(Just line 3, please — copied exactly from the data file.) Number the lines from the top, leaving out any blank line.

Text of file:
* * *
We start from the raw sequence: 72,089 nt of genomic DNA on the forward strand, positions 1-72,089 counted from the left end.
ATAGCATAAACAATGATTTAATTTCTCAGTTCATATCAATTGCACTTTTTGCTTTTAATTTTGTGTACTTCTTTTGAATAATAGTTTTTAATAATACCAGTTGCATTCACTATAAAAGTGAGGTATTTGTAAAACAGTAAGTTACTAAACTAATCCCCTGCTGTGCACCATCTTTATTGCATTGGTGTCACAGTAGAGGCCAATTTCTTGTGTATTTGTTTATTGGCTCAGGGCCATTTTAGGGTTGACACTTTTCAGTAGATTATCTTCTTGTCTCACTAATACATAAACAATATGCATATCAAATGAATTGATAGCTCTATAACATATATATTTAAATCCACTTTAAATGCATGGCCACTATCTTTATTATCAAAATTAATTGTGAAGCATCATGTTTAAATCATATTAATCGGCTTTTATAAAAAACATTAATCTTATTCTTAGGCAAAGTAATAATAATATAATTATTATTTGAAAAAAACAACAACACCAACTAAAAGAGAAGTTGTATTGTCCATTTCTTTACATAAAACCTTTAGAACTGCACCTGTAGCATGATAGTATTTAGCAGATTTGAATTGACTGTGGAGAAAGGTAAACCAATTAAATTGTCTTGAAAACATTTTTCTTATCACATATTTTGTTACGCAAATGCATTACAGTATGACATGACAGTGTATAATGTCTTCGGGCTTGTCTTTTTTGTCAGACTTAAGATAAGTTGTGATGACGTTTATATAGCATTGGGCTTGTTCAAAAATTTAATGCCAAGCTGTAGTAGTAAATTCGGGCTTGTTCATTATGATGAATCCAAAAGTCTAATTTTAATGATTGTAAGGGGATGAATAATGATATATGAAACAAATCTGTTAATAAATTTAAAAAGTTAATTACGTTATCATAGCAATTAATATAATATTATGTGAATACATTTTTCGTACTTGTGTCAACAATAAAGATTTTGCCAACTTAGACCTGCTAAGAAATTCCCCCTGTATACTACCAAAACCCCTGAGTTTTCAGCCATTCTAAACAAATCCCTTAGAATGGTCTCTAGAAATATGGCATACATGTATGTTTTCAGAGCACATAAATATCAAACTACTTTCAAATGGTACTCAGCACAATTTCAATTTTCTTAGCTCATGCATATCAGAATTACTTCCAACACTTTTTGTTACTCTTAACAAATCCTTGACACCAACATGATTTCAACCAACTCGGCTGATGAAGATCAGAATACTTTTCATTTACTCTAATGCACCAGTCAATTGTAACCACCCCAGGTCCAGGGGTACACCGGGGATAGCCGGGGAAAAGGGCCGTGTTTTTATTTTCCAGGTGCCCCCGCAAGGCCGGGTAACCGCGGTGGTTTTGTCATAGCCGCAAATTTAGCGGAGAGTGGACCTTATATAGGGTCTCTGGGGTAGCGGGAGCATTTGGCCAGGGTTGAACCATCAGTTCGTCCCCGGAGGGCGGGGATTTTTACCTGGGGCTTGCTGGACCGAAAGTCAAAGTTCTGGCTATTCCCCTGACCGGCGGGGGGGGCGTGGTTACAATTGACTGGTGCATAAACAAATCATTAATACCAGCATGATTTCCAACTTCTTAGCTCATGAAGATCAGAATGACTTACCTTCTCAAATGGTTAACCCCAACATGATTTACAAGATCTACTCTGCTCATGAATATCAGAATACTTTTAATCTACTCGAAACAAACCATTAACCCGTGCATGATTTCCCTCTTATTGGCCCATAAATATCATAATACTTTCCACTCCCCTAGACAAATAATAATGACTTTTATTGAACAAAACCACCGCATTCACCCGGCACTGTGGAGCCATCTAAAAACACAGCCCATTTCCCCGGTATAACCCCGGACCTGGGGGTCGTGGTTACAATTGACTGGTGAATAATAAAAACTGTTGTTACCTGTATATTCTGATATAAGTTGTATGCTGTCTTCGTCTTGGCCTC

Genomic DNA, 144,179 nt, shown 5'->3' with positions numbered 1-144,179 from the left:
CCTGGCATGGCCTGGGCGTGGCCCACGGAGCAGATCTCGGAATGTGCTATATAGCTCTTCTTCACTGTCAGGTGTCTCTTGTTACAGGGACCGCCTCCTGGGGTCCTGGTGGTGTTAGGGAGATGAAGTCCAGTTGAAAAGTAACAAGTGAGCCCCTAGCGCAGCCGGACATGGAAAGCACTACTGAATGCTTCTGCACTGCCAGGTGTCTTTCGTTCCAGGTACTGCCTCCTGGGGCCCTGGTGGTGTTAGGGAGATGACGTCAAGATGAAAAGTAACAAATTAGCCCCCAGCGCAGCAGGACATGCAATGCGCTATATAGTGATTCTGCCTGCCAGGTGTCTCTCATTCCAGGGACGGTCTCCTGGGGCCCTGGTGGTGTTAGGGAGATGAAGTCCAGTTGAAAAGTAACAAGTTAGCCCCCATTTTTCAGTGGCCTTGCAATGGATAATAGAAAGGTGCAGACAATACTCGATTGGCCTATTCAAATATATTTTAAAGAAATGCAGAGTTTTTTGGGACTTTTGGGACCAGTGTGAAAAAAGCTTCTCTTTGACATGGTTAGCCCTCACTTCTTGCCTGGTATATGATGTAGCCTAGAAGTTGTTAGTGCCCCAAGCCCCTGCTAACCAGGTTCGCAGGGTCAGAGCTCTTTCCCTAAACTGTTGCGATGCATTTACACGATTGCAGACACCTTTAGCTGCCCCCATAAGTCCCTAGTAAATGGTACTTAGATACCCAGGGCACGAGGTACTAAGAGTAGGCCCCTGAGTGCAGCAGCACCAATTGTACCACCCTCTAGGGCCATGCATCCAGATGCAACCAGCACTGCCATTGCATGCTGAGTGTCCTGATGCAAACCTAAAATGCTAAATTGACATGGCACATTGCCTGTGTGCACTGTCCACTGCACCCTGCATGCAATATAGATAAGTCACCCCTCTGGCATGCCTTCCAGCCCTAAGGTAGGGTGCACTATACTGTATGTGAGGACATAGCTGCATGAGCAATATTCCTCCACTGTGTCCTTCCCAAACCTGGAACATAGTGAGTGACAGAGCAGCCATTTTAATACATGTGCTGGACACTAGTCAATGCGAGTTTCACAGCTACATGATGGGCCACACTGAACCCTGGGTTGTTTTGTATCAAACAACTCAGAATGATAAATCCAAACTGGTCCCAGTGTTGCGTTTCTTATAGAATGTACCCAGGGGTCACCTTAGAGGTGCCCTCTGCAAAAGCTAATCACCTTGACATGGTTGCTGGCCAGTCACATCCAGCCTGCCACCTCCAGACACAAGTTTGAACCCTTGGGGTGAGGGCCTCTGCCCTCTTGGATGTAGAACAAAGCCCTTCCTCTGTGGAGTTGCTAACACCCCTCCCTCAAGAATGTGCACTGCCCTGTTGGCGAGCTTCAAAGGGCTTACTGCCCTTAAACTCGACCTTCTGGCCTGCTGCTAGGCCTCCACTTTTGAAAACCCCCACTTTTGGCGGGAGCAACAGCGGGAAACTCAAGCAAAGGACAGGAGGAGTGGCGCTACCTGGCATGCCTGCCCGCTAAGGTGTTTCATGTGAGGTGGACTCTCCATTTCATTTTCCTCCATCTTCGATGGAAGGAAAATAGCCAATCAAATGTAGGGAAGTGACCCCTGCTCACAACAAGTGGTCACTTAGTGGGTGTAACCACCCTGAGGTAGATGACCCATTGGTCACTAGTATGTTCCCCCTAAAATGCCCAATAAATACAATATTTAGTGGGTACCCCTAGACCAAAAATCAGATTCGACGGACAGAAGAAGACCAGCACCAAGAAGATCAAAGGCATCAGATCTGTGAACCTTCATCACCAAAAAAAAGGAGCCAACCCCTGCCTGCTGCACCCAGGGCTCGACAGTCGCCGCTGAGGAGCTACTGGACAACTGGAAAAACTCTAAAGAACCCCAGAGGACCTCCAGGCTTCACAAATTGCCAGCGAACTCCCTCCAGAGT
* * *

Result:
Genomic DNA, 144,179 nt, shown 5'->3' with positions numbered 1-144,179 from the left: